There are list of predefined hook points available, but I am just going to explain the hooks necessary for our application. They are:

  • pre_controller – called immediately prior to any of your controllers being called
  • post_controller – called immediately after your controller is fully executed

Let’s setup a hook to call custom code.

<?php
$hook["pre_controller"] = array(
    "class"    => "AOPCodeigniter", 
    "function" => "applyBeforeAspects", 
    "filename" => "AOPCodeigniter.php", 
    "filepath" => "hooks"
);

Place the above code in the hooks.php file in the config directory. Then create the AOPCodeigniter class in the application/hooks folder. Now each time a request is made, the class’ applyBeforeAspects() method will be called before the actual controller method. This is will enable us to combine before advices with core logic (in an actual AOP framework, this will be done using the proxy class).

We can use the following code to apply after advices in the same manner as the above code:

<?php
$hook["post_controller"] = array(
    "class"    => "AOPCodeigniter", 
    "function" => "applyAfterAspects", 
    "filename" => "AOPCodeigniter.php", 
    "filepath" => "hooks"
);

Summary

In this part of the series we’ve learned how to identify where AOP can be used considering practical scenarios of real projects, and I have introduced CodeIgniter as a context for creating basic AOP functionality. Now that we have completed the theoretical sections, in the next part I’ll show you how to use both XML and annotation-based methods to create your own rules structures and how to process those rules to apply advices.

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Explore Aspect Oriented Programming with CodeIgniter

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  • http://zenshadow.com Trevor Geene

    Another great article. I have to admit some of it is a little over my head due to lack of necessity so far in my career, but this is giving me a lot of food for thought on future project that I will face. Looking forward to part 3.

  • http://github.com/dublinan Andre Dublin

    Instead of using hooks, couldn’t we use a Parent Model or Controller that has a method which accepts the name of the class and method we want to instantiate and call?
    Example
    class BASE_Model extends CI_Model
    {
    public function join_point($class, $method, $data)
    {
    $join_class = new $class();
    $joins_class->$method($data);
    }
    }

    class Child_model extends BASE_Model
    {
    $data = 'Hey log me!';
    $this->join_point('aop_model', 'log', $data);
    }

    class AOP_model extends BASE_Model
    {
    public function log($data)
    {
    echo $data;
    }
    }

    • http://github.com/dublinan Andre Dublin

      And it would be probably better to pass the called class by reference as it is done in the system/core/codeigniter.php file when it loads the Hook class
      ie.
      $join_class =& new $class();
      or use the common.php method
      load_class($class);
      https://github.com/dublinan/CodeIgniter/blob/2.1-stable/system/core/Common.php line 121
      https://github.com/dublinan/CodeIgniter/blob/2.1-stable/system/core/CodeIgniter.php line 121

    • http://www.innovativephp.com Rakhitha Nimesh

      You can use something like the above code without using hooks. But how can we define the rules for applying cross cutting concerns. Which methods to apply rules which method not to apply rules.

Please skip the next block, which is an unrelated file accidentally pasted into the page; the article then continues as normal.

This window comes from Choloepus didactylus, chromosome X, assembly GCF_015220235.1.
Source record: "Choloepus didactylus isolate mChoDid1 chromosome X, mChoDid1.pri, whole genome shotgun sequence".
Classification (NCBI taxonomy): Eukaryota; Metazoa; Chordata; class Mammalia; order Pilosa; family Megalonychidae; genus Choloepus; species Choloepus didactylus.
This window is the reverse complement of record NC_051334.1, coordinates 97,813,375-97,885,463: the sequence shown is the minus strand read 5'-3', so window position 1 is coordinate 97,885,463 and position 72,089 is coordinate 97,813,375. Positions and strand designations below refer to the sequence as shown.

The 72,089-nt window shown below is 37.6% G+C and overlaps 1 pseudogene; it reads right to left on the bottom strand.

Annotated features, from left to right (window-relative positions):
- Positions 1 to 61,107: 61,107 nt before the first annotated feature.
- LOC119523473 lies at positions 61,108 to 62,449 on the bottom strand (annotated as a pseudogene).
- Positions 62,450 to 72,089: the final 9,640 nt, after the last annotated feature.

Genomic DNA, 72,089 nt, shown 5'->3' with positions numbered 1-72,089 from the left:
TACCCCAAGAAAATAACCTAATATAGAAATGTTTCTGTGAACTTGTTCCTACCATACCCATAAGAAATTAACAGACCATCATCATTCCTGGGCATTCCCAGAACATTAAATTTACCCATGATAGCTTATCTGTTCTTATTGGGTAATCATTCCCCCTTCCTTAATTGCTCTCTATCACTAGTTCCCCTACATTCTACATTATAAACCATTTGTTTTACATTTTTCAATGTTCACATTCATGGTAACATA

Can you please explain further.

      • http://github.com/dublinan Andre Dublin

        Ah, I understand what you mean by defining the rules. My approach seems to be more arbitrary. However in the previous article it, I may have misread it, but the advices looked as if they were arbitrarily set. However they do follow some terminology to establish their placement in the software life cycle. If my method seems to break the rules, please tell me what I’m missing here :)

        • http://www.innovativephp.com Rakhitha Nimesh

          In your code you have included the log method call directly inside the class. Is it going to be inside the constructer or specific function. Not clear about the code. Please explain.

          Actually the rules will be disscussed on the final part of this tutorial series. Once it is published you can provide your way of doing that and we can continue the disscussion :)

          Thanks

          • http://github.com/dublinan Andre Dublin

            Excellent I look forward to the third installment.

  • Alex Gervasio

    Hey Rakhitha,
    I really enjoyed this second post on AOP. Nice work indeed. While I have to admit I’m not a strong advocator of CI, the examples using hooks do make a pretty valid point, as they show in a pretty clear fashion how to keep classes doing just what they meant to be, while keeping all the aspect-related implementation neatly separated, hence adhering to the SRP commandments.
    Just for “further reading”, FLOW3 http://flow3.typo3.org/documentation/guide/partiii/aspectorientedprogramming.html is perhaps the only full-stacked PHP framework with a pretty solid AOP implementation currently running behind the scenes. Not only it packages all the AOP shebang, but combines it in a fairly seamless fashion with OOP and the nuts and bolts of Domain Driven Design.

    • http://www.innovativephp.com Rakhitha Nimesh

      Hello Alex
      Thanks for the comment. Feels great to get such comment on my article from an expert like you.

      Codeigniter may not be the most optimized way of using AOP functionality. But I think it will help the beginners to get familiarize with basics of AOP. I hope they understand the concept as well.

      I haven’t had the chance to use the features of FLOW3 framework yet. I have heard that its the best available at the moment for AOP functionality. Looking forward to learning FLOW3 soon.